“I started shaking on the ground,” he says. “My wife was trying to pick me up. I was in tears.”
Help came to get him back upstairs … to get another needle in a different spot on the spine. He won Defensive Player of the Year that season, believe it or not. Still tells Nick Saban that he won that award because of how little he practiced that year, keeping his body fresh from the daily ravages of the job.
“There was a period of a year and a half or two years when I couldn’t put my kids to bed,” he says. “My wife and I laugh about it. You have to bend down. I couldn’t with their weight. I would just hover. I would get as low as I could, and then drop them, and they’d bounce.”
He isn’t bragging, and he isn’t complaining. He wants to make sure you know that. He feels lucky and blessed to have done what he did. He is just answering questions matter-of-factly about the insanity of the world where he worked. It is a barbaric game, trying to be more of a man than the next man, putting your pain threshold against your muscled opponent’s, all of these competition-aholics colliding at an inhumane rate of speed.
So did he lie to the doctors?
Did he get in that player deli line outside the trainer’s room before the game to get that secret elixir, a Toradol shot in the butt that would lubricate and soothe away the aches for three hours despite its side effects (chest pains, headaches, nausea, bloody stool, coughing up blood, vomit that looks like coffee grounds)?
Did he think this was smart or healthy?
Did he care that it wasn’t smart or healthy?
Taylor was leg-whipped during a game once in Washington. Happens all the time. Common. He was sore and had a bruise, but the pregame Toradol and the postgame pain medicine and prescribed sleeping pills masked the suffering, so he went to dinner and thought he was fine. Until he couldn’t sleep. And the medication wore off. It was 2 a.m. He noticed that the only time his calf didn’t hurt is when he was walking around his house or standing. So he found a spot that gave him relief on a staircase and fell asleep standing up, leaning against the wall. But as soon as his leg would relax from the sleep, the pain would wake him up again. He called the team trainer and asked if he could take another Vicodin. The trainer said absolutely not. This need to kill the pain is what former No. 1 pick Keith McCants says started a pain-killer addiction that turned to street drugs when the money ran out … and led him to try to hang himself to break the cycle of pain.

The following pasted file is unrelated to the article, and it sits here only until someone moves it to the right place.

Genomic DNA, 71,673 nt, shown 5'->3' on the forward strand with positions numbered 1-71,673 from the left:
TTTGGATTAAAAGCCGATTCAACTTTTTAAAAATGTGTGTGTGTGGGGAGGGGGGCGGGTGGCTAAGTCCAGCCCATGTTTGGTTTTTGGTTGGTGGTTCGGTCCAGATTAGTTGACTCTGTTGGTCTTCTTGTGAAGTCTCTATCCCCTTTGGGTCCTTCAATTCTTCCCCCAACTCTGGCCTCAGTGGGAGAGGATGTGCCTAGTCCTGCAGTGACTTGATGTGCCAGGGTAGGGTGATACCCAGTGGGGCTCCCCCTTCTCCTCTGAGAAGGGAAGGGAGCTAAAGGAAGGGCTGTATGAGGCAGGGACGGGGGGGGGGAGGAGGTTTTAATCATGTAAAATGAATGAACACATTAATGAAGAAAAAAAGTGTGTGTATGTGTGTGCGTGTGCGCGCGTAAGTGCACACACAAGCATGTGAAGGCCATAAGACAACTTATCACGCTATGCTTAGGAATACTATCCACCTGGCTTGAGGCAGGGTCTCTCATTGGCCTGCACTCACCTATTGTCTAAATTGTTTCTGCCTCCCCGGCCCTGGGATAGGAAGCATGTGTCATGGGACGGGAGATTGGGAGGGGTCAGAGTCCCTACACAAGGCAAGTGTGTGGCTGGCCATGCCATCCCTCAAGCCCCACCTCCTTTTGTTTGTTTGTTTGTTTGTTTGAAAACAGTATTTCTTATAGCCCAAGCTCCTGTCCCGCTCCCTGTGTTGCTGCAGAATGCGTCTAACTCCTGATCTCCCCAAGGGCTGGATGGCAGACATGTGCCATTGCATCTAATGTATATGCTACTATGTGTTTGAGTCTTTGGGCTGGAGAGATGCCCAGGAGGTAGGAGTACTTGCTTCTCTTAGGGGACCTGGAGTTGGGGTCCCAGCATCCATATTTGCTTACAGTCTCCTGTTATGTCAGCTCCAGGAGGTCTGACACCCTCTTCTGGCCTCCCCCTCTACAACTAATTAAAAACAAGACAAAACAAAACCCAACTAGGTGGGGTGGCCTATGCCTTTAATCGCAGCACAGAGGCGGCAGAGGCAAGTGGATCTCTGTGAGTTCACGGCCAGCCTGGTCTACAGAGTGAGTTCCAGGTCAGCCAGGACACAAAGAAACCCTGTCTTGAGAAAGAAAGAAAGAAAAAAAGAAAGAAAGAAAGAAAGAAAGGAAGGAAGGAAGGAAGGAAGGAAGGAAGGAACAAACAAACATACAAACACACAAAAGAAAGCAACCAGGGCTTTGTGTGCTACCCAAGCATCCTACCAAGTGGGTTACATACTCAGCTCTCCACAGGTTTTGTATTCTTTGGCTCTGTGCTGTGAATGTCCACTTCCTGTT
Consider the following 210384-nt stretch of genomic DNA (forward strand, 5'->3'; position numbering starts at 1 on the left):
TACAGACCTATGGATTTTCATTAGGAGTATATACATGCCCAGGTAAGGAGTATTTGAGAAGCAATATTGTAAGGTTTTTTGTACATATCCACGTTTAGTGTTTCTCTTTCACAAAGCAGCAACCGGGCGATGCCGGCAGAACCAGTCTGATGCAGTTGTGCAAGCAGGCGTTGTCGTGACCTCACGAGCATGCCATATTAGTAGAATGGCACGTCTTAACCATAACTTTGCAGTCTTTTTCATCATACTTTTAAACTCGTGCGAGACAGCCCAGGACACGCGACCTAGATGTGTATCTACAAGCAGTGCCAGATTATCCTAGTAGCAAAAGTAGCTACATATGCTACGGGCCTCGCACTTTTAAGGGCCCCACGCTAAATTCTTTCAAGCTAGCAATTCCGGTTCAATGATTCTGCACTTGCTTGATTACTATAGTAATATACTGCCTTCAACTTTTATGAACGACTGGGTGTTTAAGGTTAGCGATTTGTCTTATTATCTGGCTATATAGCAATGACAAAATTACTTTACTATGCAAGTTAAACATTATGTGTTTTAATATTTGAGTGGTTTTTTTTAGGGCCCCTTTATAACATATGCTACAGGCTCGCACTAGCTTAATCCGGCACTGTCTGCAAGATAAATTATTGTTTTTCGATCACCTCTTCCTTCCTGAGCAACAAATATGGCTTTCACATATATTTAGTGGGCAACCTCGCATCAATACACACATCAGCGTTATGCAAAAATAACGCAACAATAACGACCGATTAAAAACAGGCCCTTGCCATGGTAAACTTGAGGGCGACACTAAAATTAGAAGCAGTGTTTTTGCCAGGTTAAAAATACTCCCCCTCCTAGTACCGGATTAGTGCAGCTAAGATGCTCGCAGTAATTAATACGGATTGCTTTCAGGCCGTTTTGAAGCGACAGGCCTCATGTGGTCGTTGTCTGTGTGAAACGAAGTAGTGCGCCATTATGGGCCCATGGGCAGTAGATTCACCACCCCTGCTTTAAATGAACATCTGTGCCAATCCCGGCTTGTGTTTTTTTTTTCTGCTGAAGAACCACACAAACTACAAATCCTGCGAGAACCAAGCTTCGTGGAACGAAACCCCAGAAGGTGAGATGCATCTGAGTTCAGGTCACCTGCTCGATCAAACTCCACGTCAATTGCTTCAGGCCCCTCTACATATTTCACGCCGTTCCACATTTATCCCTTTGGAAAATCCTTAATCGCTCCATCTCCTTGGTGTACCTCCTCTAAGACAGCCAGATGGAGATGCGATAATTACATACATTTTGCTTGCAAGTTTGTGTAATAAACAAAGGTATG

The trainer rushed to Taylor’s house. Taylor thought he was overreacting. The trainer told him they were immediately going to the hospital. A test kit came out. Taylor’s blood pressure was so high that the doctors thought the test kit was faulty. Another test. Same crazy numbers. Doctors demanded immediate surgery. Taylor said absolutely not, that he wanted to call his wife and his agent and the famed Dr. James Andrews for a second opinion. Andrews also recommended surgery, and fast. Taylor said, fine, he’d fly out in owner Daniel Snyder’s private jet in the morning. Andrews said that was fine but that he’d have to cut off Taylor’s leg upon arrival. Taylor thought he was joking. Andrews wasn’t. Compartment syndrome. Muscle bleeds into the cavity, causing nerve damage. Two more hours, and Taylor would have had one fewer leg. Fans later sent him supportive notes about their own compartment syndrome, many of them in wheelchairs.